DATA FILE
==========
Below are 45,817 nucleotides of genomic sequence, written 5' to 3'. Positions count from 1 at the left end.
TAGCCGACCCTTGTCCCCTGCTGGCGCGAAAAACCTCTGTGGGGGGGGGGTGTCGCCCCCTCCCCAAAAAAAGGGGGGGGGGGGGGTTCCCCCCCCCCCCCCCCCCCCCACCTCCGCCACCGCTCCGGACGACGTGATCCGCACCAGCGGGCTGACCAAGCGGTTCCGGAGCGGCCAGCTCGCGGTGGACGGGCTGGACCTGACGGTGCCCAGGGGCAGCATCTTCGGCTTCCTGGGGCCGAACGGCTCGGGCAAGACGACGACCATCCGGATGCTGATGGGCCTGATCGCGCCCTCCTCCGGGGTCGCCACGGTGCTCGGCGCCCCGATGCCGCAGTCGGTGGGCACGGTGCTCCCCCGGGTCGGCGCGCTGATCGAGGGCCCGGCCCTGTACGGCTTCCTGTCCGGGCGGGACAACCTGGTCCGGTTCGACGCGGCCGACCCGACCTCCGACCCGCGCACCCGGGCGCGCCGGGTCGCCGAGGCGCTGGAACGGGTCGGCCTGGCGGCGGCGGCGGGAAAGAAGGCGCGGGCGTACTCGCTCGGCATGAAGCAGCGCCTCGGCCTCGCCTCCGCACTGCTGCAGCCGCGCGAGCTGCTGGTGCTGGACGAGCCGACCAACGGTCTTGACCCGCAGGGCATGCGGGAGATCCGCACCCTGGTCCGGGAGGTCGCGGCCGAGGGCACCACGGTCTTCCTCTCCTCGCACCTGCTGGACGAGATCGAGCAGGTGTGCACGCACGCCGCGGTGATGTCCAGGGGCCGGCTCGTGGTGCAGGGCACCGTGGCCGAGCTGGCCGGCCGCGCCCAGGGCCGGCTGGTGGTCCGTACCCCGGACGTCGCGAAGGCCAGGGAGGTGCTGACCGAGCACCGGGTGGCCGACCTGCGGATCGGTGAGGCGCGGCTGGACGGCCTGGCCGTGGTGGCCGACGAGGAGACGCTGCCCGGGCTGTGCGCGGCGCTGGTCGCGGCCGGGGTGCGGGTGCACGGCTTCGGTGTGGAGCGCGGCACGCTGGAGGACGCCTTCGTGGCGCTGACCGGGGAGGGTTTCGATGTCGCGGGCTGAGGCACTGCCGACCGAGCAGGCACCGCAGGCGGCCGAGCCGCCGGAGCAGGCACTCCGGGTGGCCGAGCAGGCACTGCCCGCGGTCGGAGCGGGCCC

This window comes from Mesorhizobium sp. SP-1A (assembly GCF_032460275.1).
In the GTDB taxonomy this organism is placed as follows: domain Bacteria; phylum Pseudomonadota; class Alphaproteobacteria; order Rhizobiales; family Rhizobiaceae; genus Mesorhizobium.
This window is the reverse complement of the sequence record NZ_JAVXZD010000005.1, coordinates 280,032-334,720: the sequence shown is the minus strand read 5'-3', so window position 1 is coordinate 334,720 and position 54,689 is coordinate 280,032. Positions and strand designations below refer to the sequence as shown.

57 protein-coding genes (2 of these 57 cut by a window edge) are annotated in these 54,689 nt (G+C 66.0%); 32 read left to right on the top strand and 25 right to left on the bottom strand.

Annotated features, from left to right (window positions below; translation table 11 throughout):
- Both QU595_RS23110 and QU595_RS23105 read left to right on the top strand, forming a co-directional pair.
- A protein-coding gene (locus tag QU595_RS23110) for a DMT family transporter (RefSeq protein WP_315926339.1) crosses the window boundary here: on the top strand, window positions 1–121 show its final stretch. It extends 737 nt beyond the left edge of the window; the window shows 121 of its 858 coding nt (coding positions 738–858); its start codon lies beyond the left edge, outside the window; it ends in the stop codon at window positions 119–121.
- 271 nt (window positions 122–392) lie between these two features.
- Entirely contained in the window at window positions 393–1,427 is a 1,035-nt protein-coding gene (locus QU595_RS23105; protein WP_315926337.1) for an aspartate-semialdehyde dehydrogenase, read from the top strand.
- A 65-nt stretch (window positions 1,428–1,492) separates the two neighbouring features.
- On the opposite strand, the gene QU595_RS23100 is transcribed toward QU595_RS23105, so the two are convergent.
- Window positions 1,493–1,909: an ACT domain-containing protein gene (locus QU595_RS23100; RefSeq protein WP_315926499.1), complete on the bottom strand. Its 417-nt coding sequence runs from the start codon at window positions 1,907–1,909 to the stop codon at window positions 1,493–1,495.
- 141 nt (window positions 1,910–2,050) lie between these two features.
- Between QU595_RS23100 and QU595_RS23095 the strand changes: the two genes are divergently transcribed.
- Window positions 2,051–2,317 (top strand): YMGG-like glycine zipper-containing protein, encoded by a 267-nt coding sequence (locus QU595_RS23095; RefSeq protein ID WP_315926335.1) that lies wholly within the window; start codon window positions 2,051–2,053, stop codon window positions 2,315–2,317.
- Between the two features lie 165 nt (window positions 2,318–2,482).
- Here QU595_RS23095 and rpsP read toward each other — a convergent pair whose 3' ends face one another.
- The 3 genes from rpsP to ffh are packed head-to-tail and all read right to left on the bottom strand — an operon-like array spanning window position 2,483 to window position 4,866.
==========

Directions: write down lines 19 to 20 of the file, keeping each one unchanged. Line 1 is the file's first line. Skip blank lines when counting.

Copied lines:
- Here QU595_RS23095 and rpsP read toward each other — a convergent pair whose 3' ends face one another.
- The 3 genes from rpsP to ffh are packed head-to-tail and all read right to left on the bottom strand — an operon-like array spanning window position 2,483 to window position 4,866.